Diane Ravitch writes of Dewey's prose as "dense and difficult", which is charitable, for the density is not that of semantic content: Dewey multiplies expressions without making his point clearer. He is apt to reach for a phrase that sounds good, as
Just as two points define a line, so the present situation of the child and the facts and truths of studies define instruction.
which recalls Euclid only to confuse: several pages later is a more sensible passage distinguishing the logical and psychological approaches:
We may compare the difference between the logical and the psychological approaches to the difference between the notes which an explorer makes in a new country, blazing a trail and finding his way along as best he may, and the finished map that is constructed after the country has been thoroughly explored.
And there are judgments that are just odd, as in this sentence from "School and Society":
Literature would contribute its part in its idealized representation of the world-industries, as the Penelope of the Odyssey--a classic in literature only because the character is the embodiment of a certain industrial phase of social life.
Dewey's description of the Laboratory School of the University of Chicago, a large portion of the book, may be mostly accurate, but I think misleads.  First, to the extent that teachers and students thought of it as experimental, it would have suffered from the Hawthorne Effect. Second, to the extent that the students were recruited from faculty families and from others interested in the experiment, the school had a considerable advantage: all that weaving, cooking, and drawing would not distract them from learning what they would have learned elsewhere.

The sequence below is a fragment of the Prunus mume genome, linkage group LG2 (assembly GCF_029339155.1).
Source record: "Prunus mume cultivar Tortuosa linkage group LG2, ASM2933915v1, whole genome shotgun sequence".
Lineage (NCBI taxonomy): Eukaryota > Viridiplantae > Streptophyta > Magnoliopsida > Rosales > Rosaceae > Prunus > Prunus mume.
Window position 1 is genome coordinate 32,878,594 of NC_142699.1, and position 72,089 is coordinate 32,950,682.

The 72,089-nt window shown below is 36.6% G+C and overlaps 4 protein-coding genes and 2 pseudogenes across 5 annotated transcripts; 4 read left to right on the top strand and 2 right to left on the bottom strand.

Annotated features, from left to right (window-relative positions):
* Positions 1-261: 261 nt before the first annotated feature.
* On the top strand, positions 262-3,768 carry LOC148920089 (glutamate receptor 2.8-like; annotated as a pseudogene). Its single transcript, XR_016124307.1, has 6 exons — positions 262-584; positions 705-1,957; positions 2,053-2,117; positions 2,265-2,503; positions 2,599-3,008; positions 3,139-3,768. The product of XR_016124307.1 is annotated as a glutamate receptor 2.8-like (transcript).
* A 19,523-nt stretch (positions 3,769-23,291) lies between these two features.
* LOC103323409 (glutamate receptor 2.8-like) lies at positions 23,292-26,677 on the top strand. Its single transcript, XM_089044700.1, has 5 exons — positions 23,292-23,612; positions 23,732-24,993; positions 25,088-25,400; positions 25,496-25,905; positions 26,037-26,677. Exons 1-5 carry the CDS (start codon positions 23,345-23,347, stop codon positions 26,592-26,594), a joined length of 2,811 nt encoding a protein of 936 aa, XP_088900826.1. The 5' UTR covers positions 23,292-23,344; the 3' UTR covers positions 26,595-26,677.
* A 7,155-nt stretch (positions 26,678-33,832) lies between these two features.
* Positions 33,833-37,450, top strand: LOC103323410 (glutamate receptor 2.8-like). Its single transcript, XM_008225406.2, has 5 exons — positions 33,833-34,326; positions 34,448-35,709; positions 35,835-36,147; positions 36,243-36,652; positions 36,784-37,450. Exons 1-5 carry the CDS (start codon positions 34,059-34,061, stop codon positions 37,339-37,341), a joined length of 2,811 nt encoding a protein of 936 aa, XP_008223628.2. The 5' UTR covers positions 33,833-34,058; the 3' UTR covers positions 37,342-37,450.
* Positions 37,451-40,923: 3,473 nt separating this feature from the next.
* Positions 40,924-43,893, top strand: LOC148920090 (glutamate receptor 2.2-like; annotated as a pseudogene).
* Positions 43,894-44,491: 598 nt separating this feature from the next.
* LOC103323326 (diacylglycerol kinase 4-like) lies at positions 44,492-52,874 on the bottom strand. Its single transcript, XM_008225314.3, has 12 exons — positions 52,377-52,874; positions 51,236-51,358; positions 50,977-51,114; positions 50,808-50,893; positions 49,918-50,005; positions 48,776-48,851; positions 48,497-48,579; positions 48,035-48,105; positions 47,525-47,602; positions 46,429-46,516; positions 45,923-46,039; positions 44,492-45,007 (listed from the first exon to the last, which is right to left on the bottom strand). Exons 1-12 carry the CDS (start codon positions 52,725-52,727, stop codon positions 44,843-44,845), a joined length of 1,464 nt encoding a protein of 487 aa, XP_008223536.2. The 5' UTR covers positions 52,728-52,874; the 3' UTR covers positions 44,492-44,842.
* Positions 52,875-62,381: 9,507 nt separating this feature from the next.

There is a sentence in Santayana's The Last Puritan that I remember as "Learning, traced to its sources, was as fresh as sensation." On this, Santayana and Dewey are in agreement. The point lost, not by Dewey, was that learning was necessary. Teaching in the manner Dewey had in mind must be harder, not easier, than following a textbook, and the teachers must have mastered the subject well enough to set the textbook aside. This was not the message that those who claimed to be his followers understood.


  1. I suppose I should reread Dewey. My early encounter in the 60s left no impression upon me. In recent years, I have accepted the second-hand anti-Dewey propaganda that is popular. Perhaps I need to be more critically astute by returning to the primary source. In any case, thank you for providing a provocative posting.

  2. The volume I read is still in print, and not expensive. I found it hard to concentrate on the reading, for I found Dewey's prose overstuffed: almost anything could distract me. The book by Diane Ravitch that I linked to, The Troubled Crusade, has a most interesting essay on the rise and decline of progressive education.